Clint Eastwood Thinks He Knows Why The Beguiled Failed At The Box Office

Siegel had directed Eastwood to a non-Western hit in “Coogan’s Bluff” in 1968 for Universal, so the studio had good reason to keep the duo in-house. Was Thomas P. Cullinan’s “The Beguiled,” in which Eastwood’s wounded, caddish Union soldier romances a seminary full of young women, the obvious follow-up for Siegel and Eastwood? Not at all.

Eastwood was hot on the property initially but had to be talked into the production by Siegel. He’d just set up Malpaso Productions and understood that the audience for “The Good, the Bad and the Ugly” might be disinclined to watch him play victimized men. He fretted about going forward with “The Beguiled,” but Siegel wisely told him he might never have the opportunity to take on a role like this if he became a big-screen icon. Siegel was right. While Eastwood didn’t completely shy away from difficult material in the years to come (see “Tightrope”), the one-two victimized punch of “The Beguiled” and “Play Misty for Me” (his directorial debut) didn’t go down well with his fans.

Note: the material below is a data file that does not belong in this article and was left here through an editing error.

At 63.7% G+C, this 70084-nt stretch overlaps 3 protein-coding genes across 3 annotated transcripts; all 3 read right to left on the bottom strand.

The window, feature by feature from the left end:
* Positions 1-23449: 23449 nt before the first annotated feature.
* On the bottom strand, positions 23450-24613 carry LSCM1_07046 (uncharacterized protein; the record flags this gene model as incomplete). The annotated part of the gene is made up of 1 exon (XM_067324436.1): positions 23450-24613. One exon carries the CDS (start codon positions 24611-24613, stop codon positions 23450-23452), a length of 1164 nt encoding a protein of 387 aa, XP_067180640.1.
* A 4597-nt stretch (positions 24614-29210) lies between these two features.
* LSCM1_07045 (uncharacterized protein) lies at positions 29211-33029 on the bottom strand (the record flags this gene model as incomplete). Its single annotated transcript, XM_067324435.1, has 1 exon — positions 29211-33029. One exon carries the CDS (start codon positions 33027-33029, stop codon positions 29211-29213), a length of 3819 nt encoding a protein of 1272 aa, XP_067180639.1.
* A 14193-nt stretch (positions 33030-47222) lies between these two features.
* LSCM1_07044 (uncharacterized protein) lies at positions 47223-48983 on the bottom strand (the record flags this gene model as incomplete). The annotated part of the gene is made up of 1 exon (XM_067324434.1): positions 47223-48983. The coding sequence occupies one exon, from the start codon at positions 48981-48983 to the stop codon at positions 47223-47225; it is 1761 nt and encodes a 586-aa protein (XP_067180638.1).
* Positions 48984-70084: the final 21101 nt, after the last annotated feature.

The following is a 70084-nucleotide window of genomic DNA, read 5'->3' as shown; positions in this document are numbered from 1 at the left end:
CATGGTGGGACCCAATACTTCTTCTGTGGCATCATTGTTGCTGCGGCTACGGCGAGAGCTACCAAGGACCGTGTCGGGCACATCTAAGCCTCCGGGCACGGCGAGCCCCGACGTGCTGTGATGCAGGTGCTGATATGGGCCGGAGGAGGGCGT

In a 1971 interview with Patrick McGilligan, Eastwood shrugged off his good critical notices, and lamented that Universal botched the marketing of “The Beguiled.” Per Eastwood:

“It was a disaster at the box office, very poorly distributed and very poorly advertised. That had a lot to do with its lack of success but the fact is they sold it to the Man with No Name audience — it would do good the first few days and then fade out terrifically. Because they never sold it to the audience who would like that kind of film.”

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